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This eBook from the Gutenberg Project consists of approximately 156 pages of information about Madge Morton, Captain of the Merry Maid.

The rain had now begun to fall heavily, and the deck soon became slippery as glass.  The two young men continued to struggle.  Tom realized that he was endangering Madge’s life, as well as his own, in this reckless battle on the deck of a small boat.  He thought he now had the advantage.  If he could only settle his hateful passenger with one swift blow all would he well.  With this thought in mind he tore himself from the grasp of his antagonist, but he had forgotten the slippery deck.  His foot shot out from under him, and he went down in a heap, falling heavily on one shoulder.  The stranger sprang upon him, and now it was the ungrateful passenger who had the advantage and was mercilessly pushing him with both arms toward the edge of the boat.  Slowly Tom gave way, inch by inch.  He was conscious of a racking pain in his shoulder.  He tried to raise his right arm; then a feeling of faintness swept over him, he reeled, and, before Madge could move to his help, Tom Curtis fell backward into the water.

CHAPTER XII

A BRAVE FIGHT

“Bring her to!” cried Madge imperiously, starting toward the stranger, who now stood by the tiller.

“I can’t bring her to, I’m no sailor,” answered the young ruffian coolly.  “I didn’t push your friend overboard; he fell.  You had better sail the boat yourself instead of standing there giving me orders.”

Madge regarded the stranger with horrified eyes.  “You did push him overboard,” she accused.  “I saw you do it.  If he drowns, you will be held responsible.”

“I didn’t, I tell you.  Better be careful what you say.  It wouldn’t take much to send you after him,” was the stranger’s menacing retort.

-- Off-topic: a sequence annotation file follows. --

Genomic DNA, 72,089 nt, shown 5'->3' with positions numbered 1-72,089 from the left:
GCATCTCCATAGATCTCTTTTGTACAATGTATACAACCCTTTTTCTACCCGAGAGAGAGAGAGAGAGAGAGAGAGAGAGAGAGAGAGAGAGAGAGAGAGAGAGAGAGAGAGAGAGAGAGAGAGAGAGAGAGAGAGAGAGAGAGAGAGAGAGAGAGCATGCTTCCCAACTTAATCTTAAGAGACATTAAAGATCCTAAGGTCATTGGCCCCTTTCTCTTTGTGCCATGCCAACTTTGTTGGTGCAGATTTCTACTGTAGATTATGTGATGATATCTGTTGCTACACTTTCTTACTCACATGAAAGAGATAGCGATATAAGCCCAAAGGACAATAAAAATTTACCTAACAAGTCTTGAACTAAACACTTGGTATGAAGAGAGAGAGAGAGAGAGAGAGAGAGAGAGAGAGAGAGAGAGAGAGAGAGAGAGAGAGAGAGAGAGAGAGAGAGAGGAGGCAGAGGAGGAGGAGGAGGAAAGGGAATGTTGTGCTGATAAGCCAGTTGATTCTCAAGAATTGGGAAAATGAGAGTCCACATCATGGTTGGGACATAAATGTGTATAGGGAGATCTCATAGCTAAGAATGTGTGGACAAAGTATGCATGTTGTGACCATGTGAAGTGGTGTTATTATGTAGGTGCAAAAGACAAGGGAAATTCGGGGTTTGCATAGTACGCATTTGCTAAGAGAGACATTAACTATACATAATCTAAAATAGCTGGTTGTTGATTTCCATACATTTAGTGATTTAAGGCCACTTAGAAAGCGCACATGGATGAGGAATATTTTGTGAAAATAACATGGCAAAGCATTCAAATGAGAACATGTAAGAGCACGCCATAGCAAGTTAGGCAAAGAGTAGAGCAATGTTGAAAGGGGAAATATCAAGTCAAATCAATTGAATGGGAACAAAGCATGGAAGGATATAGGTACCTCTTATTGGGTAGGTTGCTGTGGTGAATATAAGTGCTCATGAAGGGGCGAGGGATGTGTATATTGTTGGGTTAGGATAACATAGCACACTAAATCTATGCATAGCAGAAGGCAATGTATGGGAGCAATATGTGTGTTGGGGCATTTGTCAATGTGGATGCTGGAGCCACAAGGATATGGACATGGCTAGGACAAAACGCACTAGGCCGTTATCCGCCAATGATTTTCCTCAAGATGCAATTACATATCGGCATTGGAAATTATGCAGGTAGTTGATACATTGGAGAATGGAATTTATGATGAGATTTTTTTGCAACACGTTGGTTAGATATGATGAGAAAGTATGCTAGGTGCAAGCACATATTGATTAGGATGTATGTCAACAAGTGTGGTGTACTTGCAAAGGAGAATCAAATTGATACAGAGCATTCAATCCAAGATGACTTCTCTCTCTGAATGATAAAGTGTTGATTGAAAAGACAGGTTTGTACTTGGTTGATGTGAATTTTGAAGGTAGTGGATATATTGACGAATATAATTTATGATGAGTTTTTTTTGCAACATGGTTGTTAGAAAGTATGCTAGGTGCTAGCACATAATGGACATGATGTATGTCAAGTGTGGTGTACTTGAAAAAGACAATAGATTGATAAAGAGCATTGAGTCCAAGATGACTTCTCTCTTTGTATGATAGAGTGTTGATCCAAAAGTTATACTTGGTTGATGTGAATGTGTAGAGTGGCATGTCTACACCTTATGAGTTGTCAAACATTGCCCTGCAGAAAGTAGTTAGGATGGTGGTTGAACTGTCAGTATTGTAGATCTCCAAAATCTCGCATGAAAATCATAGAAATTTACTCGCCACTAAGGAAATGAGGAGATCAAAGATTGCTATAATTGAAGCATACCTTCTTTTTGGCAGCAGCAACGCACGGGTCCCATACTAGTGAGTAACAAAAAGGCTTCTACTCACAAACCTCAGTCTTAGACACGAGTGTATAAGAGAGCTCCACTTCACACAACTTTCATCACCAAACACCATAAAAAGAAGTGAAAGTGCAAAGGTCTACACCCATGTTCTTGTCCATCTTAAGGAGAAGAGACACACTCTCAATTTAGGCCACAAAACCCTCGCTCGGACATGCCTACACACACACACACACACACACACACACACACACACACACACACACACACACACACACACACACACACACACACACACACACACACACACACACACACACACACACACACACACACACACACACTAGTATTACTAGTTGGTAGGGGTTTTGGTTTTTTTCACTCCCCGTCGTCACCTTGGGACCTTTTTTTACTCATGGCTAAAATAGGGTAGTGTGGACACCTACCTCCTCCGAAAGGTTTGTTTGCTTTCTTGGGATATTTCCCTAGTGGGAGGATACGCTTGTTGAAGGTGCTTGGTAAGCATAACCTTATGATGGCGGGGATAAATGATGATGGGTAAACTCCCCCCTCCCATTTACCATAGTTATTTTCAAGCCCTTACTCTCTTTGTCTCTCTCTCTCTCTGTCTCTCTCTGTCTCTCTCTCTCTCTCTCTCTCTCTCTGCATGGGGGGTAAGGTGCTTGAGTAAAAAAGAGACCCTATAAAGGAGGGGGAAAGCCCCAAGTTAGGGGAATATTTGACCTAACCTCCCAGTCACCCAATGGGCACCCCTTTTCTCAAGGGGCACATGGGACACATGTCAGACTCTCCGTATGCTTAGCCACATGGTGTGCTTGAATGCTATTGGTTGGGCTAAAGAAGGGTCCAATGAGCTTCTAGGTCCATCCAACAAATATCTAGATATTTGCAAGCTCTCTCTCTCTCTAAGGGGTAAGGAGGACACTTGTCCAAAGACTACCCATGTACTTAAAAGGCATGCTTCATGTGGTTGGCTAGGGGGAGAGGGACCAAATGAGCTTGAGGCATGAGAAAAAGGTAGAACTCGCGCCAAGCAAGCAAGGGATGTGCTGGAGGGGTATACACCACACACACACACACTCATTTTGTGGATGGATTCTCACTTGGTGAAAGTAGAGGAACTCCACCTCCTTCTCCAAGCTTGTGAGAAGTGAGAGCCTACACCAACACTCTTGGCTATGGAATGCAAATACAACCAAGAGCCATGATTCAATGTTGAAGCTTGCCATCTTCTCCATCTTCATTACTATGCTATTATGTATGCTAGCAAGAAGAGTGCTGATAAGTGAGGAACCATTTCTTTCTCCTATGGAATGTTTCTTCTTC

With a look of withering scorn Madge coolly turned her back on the intruder.  She would not take the trouble to bandy words with him.  She was too angry to experience the slightest fear of this scowling, ill-favored youth.  Her superb indifference to his threat made a visible impression upon him.  With a muttered word he slouched to the bow of the boat, where he crouched, glaring at her with the eyes of an angry animal brought to bay.

Although not more than a minute had passed since Tom disappeared over the side of the boat it seemed hours to the frightened girl.  She must act quickly or Tom would be lost.

During their sail she had watched Tom Curtis manoeuvre the boat and had paid particular attention to his manner of “bringing it to.”  It had appeared to be a comparatively simple process and she laughingly remarked that she believed she could do it herself.  Now the opportunity had come to prove her words.  Grasping the tiller, she brought the boat directly into the eye of the wind.  A moment later the sails flapped in the breeze, and the boat floated idly in the heavy rolling sea.

The stranger had not in reality given Tom the final shove that sent him overboard.  At the edge of the boat he had suddenly relaxed his hold, and Tom, faint from the pain of his injured shoulder had toppled backward.  The shock of striking the water revived him somewhat, and as he felt himself slipping down he made a brave effort to swim, then, finding it useless, managed to turn on his back and float.

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